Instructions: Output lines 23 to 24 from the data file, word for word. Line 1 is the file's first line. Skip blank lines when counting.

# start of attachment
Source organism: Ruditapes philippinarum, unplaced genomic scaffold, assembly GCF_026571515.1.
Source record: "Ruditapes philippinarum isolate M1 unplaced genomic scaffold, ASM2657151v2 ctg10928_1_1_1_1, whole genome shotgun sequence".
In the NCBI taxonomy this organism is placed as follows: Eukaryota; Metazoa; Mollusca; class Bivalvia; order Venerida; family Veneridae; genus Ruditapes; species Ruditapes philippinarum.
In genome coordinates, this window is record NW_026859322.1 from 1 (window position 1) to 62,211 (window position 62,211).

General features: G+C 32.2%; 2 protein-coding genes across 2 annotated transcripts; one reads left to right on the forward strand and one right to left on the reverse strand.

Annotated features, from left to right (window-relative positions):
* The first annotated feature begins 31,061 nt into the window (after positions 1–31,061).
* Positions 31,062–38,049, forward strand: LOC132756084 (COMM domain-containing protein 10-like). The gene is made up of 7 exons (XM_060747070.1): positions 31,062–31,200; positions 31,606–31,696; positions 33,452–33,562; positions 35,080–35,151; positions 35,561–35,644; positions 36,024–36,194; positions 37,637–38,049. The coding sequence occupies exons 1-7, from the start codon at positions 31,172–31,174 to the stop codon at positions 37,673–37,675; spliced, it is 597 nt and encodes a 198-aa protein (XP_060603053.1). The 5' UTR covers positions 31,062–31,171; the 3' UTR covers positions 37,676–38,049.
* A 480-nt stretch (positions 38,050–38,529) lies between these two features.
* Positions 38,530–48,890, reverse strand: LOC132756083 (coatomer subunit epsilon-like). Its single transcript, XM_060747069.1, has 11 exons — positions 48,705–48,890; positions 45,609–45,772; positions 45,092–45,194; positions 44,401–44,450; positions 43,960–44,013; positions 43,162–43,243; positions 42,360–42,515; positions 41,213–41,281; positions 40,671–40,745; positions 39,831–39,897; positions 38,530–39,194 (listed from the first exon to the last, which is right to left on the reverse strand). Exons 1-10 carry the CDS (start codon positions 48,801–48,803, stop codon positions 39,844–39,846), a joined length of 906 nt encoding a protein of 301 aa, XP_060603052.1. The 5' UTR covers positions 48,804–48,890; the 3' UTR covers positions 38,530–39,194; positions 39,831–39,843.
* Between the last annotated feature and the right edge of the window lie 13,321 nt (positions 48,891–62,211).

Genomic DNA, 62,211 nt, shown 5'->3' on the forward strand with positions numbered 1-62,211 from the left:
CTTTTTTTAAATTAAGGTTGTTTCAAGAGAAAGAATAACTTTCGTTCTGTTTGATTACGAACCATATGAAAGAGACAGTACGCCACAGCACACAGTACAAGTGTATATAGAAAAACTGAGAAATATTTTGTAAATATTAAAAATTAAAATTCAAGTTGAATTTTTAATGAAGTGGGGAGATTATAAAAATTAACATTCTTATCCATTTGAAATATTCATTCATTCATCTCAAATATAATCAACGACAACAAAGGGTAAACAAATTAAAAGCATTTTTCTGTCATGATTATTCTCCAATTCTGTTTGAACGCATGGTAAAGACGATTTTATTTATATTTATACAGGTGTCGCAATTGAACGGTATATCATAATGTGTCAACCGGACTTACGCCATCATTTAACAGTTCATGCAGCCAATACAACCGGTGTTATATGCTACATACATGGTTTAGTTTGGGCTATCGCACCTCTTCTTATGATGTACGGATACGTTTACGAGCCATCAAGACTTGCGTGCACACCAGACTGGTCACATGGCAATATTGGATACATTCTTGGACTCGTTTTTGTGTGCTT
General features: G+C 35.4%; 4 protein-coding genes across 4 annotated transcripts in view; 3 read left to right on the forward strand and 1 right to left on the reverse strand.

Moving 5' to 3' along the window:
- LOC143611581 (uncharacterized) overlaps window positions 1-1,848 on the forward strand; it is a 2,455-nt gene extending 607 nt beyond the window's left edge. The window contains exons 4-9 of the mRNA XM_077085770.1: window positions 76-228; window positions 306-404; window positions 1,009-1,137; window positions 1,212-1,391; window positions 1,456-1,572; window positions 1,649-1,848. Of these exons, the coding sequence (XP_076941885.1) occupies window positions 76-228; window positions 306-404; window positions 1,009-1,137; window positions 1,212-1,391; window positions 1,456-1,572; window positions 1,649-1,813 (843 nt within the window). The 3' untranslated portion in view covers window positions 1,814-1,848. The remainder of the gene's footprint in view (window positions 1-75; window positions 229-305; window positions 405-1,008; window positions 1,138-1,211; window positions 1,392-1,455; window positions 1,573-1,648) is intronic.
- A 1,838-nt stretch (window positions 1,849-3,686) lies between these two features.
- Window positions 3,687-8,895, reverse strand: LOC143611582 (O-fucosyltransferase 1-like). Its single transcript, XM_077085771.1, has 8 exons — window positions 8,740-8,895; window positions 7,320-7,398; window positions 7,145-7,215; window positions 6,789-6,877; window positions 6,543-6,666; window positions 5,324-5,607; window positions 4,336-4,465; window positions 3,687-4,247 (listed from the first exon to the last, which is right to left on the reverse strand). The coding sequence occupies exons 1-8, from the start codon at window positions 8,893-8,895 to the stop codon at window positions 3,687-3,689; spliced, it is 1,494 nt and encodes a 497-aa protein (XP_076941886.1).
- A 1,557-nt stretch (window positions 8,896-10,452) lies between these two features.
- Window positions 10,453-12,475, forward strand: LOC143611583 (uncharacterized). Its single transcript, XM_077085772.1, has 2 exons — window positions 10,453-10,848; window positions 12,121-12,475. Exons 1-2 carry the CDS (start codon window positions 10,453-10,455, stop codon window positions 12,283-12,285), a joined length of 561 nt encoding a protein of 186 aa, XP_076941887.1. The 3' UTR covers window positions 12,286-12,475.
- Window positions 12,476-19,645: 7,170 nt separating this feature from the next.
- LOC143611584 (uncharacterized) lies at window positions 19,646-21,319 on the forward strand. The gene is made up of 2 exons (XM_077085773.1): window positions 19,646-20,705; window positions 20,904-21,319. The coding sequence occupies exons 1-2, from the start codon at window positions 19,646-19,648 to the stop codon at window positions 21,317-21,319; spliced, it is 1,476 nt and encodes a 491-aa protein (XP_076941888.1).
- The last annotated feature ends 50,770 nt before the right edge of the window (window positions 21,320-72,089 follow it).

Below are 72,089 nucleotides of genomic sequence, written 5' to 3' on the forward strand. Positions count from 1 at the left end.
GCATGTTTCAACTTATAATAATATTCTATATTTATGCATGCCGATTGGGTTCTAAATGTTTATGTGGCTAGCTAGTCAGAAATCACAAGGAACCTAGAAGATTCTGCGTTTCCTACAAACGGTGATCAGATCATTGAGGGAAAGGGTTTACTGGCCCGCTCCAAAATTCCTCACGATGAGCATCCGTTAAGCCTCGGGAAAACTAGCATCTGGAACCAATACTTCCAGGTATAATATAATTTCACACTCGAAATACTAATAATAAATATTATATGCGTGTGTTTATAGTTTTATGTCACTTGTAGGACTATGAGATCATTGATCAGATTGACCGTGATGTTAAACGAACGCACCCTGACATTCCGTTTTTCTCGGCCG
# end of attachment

- The last annotated feature ends 50,770 nt before the right edge of the window (window positions 21,320-72,089 follow it).

Below are 72,089 nucleotides of genomic sequence, written 5' to 3' on the forward strand. Positions count from 1 at the left end.